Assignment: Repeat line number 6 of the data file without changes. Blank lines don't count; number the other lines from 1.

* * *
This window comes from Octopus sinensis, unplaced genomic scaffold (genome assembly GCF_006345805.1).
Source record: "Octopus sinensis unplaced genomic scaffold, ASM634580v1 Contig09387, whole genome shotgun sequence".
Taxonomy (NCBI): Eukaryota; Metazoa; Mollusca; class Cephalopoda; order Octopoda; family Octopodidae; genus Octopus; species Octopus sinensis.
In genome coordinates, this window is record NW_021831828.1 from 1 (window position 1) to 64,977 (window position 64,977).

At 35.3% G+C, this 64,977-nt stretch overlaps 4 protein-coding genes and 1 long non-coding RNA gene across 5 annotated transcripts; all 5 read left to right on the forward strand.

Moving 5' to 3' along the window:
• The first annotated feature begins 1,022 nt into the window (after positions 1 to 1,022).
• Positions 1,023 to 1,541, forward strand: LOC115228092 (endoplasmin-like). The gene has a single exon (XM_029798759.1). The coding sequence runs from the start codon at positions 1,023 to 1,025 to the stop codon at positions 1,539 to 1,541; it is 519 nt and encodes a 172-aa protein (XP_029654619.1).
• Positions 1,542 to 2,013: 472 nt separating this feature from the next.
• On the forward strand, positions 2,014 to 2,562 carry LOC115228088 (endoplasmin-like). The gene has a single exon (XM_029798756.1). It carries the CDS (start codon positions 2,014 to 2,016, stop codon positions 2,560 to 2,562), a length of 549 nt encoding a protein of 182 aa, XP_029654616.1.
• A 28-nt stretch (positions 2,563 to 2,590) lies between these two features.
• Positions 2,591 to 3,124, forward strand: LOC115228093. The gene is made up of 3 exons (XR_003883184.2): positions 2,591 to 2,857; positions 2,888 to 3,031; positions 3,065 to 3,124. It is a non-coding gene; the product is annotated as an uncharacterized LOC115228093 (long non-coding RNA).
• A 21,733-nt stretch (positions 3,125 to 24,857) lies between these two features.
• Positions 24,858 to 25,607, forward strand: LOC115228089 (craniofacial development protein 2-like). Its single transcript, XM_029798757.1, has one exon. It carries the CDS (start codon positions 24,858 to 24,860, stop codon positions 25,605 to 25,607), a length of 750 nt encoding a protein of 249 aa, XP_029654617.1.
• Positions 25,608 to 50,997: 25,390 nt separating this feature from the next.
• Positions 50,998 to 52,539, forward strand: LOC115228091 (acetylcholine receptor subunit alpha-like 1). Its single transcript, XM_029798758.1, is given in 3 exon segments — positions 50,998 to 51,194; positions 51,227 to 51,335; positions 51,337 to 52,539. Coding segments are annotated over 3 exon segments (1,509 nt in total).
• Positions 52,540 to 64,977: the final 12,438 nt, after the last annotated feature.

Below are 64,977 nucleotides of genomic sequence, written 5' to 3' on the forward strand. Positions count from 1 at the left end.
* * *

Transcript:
Moving 5' to 3' along the window: